“Baby Girl 3: City by the Bay” continues the saga of Cleo, a girl abandoned as a child and on a quest to discover her true identity. This latest installment of the popular series of novellas finds Cleo, now known as Shanna Nu, in San Francisco where she hopes to uncover more information pertaining to the disappearance of the woman she knew as her mother. Cleo is acutely aware of cryptic letters the woman left behind warning her that her life could be in danger as she nonetheless persists, more determined than ever, to discover who she is. She conveniently obtains a job with a seasoned ex-cop turned private investigator named La Tige where she acquires a variety of new skills as well as access to new information in police files. As she gradually unravels the past the more tangled it becomes as she continues to pick through the various threads and close in on the truth.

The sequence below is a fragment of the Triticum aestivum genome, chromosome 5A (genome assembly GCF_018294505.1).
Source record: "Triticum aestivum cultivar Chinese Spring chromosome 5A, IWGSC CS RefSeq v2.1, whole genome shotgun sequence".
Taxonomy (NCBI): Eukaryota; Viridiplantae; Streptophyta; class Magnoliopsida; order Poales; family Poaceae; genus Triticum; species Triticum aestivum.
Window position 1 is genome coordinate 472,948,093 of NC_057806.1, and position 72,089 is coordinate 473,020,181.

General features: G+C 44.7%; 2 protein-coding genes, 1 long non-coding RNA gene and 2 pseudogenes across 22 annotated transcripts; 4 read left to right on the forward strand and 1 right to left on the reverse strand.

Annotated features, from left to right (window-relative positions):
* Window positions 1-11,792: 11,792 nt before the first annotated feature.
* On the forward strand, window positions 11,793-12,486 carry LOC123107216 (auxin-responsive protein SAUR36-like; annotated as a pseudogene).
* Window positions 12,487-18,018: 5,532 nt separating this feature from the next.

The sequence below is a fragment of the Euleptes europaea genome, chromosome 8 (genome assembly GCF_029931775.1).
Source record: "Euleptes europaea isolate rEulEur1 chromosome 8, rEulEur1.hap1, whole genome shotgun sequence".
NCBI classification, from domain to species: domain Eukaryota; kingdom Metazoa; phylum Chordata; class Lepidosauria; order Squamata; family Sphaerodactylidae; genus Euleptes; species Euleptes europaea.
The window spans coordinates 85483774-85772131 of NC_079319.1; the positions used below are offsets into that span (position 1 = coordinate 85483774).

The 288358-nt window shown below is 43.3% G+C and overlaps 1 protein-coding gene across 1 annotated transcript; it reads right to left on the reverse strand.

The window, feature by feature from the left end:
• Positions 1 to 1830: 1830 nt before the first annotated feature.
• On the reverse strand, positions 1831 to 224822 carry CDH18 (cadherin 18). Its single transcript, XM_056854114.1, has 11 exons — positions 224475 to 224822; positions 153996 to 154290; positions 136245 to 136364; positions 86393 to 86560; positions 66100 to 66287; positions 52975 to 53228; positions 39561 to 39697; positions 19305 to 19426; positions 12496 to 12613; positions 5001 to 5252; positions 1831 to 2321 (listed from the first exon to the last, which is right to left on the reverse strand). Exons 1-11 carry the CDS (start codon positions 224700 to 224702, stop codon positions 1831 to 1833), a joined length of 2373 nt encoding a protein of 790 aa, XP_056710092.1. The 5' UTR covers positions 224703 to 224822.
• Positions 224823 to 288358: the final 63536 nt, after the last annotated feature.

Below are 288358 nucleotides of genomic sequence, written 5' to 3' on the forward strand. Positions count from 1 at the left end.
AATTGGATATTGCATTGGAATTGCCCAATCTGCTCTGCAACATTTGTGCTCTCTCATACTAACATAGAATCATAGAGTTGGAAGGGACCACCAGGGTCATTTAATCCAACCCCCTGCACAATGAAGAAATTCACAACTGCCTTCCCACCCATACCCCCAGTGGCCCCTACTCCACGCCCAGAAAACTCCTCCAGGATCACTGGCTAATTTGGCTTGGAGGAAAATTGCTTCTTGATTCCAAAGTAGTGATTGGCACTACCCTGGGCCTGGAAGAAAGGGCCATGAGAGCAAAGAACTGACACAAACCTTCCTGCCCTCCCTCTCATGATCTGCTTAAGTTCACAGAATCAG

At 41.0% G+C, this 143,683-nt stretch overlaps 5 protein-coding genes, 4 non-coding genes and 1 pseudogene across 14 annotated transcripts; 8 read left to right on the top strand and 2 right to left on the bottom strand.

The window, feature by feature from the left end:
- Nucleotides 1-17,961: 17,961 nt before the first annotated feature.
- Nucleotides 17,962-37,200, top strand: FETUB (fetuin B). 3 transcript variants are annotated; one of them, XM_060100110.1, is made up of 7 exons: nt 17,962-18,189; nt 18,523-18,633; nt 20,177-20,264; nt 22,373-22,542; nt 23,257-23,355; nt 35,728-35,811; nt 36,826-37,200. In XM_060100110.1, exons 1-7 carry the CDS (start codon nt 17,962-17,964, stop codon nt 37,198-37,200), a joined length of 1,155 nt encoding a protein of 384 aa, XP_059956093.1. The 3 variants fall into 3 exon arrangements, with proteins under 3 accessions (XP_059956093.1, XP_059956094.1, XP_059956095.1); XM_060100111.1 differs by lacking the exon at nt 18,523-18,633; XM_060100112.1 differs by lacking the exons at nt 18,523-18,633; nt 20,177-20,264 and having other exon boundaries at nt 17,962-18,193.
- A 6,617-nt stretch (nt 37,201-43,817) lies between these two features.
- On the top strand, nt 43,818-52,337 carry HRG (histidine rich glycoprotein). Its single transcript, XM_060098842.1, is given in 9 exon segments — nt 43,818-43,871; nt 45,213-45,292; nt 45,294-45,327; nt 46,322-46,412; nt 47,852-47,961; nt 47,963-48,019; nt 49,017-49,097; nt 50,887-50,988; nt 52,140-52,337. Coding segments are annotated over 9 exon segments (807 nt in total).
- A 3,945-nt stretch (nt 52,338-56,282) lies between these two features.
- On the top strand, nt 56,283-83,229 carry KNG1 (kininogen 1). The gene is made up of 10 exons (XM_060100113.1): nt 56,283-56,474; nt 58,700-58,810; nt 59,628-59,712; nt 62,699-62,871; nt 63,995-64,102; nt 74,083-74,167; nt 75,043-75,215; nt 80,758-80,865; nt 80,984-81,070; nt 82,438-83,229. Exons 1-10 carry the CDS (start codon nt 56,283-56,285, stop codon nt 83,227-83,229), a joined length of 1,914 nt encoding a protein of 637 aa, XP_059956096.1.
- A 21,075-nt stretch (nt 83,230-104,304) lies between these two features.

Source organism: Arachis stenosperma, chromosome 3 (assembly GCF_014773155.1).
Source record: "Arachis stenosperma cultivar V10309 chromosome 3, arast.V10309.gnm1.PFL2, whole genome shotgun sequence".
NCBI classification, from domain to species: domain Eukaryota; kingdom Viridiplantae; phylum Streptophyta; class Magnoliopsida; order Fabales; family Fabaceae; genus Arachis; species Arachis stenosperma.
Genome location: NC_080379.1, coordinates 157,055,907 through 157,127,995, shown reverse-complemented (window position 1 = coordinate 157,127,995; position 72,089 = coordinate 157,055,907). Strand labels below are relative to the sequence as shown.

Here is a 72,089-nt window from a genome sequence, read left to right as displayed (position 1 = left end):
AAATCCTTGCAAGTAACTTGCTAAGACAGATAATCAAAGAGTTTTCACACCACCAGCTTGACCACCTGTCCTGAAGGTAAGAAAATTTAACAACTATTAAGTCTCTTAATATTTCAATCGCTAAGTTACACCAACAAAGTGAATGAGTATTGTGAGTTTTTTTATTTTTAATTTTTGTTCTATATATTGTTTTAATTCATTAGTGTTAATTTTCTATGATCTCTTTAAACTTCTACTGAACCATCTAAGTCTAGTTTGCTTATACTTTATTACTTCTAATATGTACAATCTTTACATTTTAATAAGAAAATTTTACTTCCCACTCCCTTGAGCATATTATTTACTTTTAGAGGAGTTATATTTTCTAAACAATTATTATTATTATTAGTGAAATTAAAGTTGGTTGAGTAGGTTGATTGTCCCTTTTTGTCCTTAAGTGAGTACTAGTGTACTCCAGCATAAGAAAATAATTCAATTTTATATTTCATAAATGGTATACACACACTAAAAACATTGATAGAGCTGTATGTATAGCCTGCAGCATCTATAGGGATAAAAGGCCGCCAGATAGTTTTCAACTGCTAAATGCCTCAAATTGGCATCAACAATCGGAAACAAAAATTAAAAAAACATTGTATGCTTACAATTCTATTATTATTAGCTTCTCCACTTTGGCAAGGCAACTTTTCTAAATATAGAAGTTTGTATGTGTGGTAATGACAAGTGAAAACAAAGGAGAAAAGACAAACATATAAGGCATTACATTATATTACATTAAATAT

This episode is filled with additional mystery, intrigue and adventure as the story and plot deepen. Amid the challenges and sometimes shocking revelations, Cleo is gradually discovering who she is at the core even if her actual identity still eludes her. Readers following this series will enjoy the ride as new dimensions of the story are revealed as well as witnessing Cleo’s evolving maturity. She still may not know her legal identity but she is beginning nonetheless to know exactly who and what she is, a discovery that everyone must encounter sooner or later.

baby 3 cover 2a